What is Extended Detection and Response (XDR)?
Extended detection and response (XDR) is a threat detection, investigation and response platform. It simultaneously integrates, correlates and contextualises data and alert from multiple security layers – email, endpoint, server, cloud workload, and network. Because of this, you gain expanded visibility into security alerts, threats are detected much faster and response times improved. All resulting in a greater level of protection.
Why is extended detection and response (XDR) important?
XDR offers significant benefits to the mid-market, delivering against the need to enhance protection and detection efficiency. Currently, attacks are increasing in both sophistication and number. On average, a mid-market organisation only has 109 seconds to respond to each alert. Security teams are struggling to meet this demand, and with the current skills shortage the challenge is daunting. Instead, they are turning to improved integration and automation of security to tools to offer relief from the alert fatigue and break down silos. XDR provides a cost-effective alternative to the more complex solutions such as SIEM and security orchestration, automation and response (SOAR). XDR helps address:
- Gaps between point products
- Alert fatigue and overload
- Lack of personnel due to skills shortage
- Slow detection and response times.
XDR unlocks the benefits of an integrated security stack and enhanced detections and response capabilities to organisations. Key XDR benefits include:
- Shared threat intelligence in real-time across security products to efficiently block threats across the whole attack surface
- Ability to leverage externally acquired threat intelligence for use in multiple detection methods, such as network, web, email, cloud and endpoint
- Combine weak signals from multiple components into stronger signals of malicious intent
- Reducing alert overload and missed alerts with autonomous alert response
- Reducing training and skills needed to complete operational tasks with a centralised management and reporting platform.
Evolution of XDR
XDR is the evolutions of Endpoint detection and response (EDR). As Forrester analyst Allie Mellen explained, “good XDR lives and dies by the foundation of a good EDR.” If you don’t start with the endpoint, there’s nothing for XDR to “extend.” XDR builds on the core functions of EDR, integrating all the data and providing full visibility.
There has been rapid acceptance and adoption of XDR in the market. Despite it originally being offered through a single vendor, more vendors are partnering with third-parties to offer a more heterogenous stack. The goal for the vendors is to supplement their individual offering to their customers – offering an XDR solution whilst mitigating risk and cost.
As XDR evolves, and vendors converge XDR offerings, the ability to delivery the benefits of XDR without the need to overhaul and replace existing solutions increases. It removes a significant barrier for adoption and avoids tie-in to a single vendor.
How to get started with XDR
Despite XDR first appearing several years ago, it is still in the early phase of adoption. There are both true believers and those who dismiss it as a fad. Forbes states “vendors jumping on the bandwagon to gain strategic advantages in Google search results and to attract more attention” as part of the problem fuelling confusion. Moving beyond the marketing hype, here are the three mistakes to avoid when starting on your XDR journey:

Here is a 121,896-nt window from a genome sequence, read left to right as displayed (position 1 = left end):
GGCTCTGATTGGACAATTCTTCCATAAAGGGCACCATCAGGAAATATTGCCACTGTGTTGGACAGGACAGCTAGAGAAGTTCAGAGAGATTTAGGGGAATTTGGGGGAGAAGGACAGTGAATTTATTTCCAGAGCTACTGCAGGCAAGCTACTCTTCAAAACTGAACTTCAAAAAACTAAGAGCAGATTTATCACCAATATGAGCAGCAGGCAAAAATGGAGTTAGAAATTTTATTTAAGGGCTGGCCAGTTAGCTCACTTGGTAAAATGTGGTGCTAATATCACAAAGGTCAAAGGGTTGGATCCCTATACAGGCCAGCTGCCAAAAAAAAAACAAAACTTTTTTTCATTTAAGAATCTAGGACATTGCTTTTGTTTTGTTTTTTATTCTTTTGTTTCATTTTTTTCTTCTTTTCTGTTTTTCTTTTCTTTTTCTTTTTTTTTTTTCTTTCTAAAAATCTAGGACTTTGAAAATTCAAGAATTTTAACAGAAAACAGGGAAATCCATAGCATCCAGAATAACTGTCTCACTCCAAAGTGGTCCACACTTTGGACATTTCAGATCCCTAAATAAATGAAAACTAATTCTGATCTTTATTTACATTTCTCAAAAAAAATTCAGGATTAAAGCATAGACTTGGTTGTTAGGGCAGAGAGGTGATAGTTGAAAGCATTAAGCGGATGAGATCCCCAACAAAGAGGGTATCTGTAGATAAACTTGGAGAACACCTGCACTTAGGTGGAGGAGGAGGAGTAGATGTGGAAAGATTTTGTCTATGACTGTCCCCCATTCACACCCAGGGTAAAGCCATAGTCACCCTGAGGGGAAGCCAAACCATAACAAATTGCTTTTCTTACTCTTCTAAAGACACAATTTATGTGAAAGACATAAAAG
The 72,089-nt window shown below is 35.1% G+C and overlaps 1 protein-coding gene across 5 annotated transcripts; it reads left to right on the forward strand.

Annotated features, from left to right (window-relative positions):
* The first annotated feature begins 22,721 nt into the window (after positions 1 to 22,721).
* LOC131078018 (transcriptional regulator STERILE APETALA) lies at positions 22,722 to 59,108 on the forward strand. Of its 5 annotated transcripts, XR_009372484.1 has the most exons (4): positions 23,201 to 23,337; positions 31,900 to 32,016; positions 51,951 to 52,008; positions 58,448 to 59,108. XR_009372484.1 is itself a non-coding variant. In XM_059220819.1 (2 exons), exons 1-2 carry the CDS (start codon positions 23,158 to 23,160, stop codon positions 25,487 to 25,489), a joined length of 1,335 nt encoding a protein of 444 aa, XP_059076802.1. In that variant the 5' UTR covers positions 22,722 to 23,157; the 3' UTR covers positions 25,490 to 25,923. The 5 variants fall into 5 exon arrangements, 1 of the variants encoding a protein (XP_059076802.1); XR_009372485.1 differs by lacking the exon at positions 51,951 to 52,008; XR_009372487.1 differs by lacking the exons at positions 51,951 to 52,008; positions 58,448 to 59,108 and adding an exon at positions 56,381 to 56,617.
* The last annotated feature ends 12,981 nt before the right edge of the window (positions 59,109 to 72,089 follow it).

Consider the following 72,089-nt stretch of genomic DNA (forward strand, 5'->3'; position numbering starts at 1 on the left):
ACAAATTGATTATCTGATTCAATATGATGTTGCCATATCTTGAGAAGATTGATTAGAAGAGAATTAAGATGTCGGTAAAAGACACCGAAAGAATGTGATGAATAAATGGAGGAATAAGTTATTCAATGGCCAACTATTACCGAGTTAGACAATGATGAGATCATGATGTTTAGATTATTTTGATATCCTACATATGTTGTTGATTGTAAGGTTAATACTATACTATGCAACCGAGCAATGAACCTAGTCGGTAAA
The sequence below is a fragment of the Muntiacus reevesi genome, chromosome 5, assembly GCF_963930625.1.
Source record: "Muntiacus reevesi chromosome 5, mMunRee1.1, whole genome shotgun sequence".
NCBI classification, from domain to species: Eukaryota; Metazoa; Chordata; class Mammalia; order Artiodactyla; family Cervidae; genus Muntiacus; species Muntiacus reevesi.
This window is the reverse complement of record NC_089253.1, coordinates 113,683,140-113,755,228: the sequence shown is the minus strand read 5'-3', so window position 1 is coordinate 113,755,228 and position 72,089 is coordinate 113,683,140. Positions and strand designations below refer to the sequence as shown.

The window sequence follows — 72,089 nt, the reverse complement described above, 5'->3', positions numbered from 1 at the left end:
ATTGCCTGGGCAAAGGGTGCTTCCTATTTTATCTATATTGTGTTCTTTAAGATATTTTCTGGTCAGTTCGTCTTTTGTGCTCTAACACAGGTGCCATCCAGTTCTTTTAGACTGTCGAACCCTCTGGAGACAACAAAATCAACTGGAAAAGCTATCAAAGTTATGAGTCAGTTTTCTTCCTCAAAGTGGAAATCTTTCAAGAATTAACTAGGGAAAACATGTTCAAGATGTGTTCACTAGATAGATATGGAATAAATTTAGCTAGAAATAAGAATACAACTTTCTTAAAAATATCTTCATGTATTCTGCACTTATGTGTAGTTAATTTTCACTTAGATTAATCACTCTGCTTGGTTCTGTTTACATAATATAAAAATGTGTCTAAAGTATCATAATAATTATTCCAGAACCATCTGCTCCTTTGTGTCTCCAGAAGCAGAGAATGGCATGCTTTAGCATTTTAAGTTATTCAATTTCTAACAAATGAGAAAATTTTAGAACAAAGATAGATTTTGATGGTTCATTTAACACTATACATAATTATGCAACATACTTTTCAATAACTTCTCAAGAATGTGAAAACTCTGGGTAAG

1. Starting from scratch
Make sure to map out potential integrations across your current portfolio first. This means talking to your existing vendors about their integration abilities. Working within your current portfolio can help avoid a costly “rip and replace” project.
However, if your existing products have limited integration capabilities, you need to judge the cost of excessive work or custom plugins. Often, being able to take advantage of native integrations often provides more immediate results. Even if that means some compromises on features, often the benefits of integration and automation can overrule that. Make sure to map out both options and decide which works for you.
2. Focusing on reducing point-products
Reducing point products isn’t everything. The key differentiator for XDR is how well it can perform as a platform – which means integration and automation are key. Enhanced integration and automation capabilities supports faster, more accurate detection and response.
Instead of focusing on reducing point-products, it’s with asking two key questions. First, can I share threat detections from one channel, and apply an automated response action across all other channels? Second, does this solution identify policy misconfigurations between channels and against threats to the organisation and notify me?
3. Ignoring the benefit simplicity
XDR platforms are supposed to make things easier for security teams. This goes beyond just have a single interface and dashboard. If that one dashboard makes configuration and maintenance complicated, then you aren’t saving time. As soon as your platform is difficult to update, or does not enable simple policy changes, its value decreases.
You also need to beware of Frankenstein platforms – or a platform that is made up of multiple technologies that aren’t natively links. Your reporting may look the same, but you are effectively still using individual point products, which isn’t XDR. Instead, focus on platforms that include native services and functionalities, without external add-ons.